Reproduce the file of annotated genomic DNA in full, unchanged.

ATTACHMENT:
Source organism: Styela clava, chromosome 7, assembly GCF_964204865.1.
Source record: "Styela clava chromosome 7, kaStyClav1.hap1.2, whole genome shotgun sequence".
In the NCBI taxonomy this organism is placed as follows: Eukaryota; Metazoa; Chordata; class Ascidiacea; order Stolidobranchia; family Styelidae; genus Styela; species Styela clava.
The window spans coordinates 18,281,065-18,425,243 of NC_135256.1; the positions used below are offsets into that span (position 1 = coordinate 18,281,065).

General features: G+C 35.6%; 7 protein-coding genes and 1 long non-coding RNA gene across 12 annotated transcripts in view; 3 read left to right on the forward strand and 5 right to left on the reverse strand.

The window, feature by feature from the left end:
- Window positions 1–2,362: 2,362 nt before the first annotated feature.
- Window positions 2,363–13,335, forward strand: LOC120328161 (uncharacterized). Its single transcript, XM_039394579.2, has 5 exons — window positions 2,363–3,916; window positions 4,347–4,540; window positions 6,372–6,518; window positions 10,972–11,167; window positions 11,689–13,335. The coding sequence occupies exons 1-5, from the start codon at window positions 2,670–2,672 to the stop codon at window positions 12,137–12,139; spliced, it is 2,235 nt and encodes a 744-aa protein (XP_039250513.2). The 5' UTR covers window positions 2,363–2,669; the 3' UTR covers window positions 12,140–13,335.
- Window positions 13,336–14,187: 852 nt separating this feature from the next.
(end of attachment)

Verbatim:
Source organism: Styela clava, chromosome 7, assembly GCF_964204865.1.
Source record: "Styela clava chromosome 7, kaStyClav1.hap1.2, whole genome shotgun sequence".
In the NCBI taxonomy this organism is placed as follows: Eukaryota; Metazoa; Chordata; class Ascidiacea; order Stolidobranchia; family Styelidae; genus Styela; species Styela clava.
The window spans coordinates 18,281,065-18,425,243 of NC_135256.1; the positions used below are offsets into that span (position 1 = coordinate 18,281,065).

General features: G+C 35.6%; 7 protein-coding genes and 1 long non-coding RNA gene across 12 annotated transcripts in view; 3 read left to right on the forward strand and 5 right to left on the reverse strand.

The window, feature by feature from the left end:
- Window positions 1–2,362: 2,362 nt before the first annotated feature.
- Window positions 2,363–13,335, forward strand: LOC120328161 (uncharacterized). Its single transcript, XM_039394579.2, has 5 exons — window positions 2,363–3,916; window positions 4,347–4,540; window positions 6,372–6,518; window positions 10,972–11,167; window positions 11,689–13,335. The coding sequence occupies exons 1-5, from the start codon at window positions 2,670–2,672 to the stop codon at window positions 12,137–12,139; spliced, it is 2,235 nt and encodes a 744-aa protein (XP_039250513.2). The 5' UTR covers window positions 2,363–2,669; the 3' UTR covers window positions 12,140–13,335.
- Window positions 13,336–14,187: 852 nt separating this feature from the next.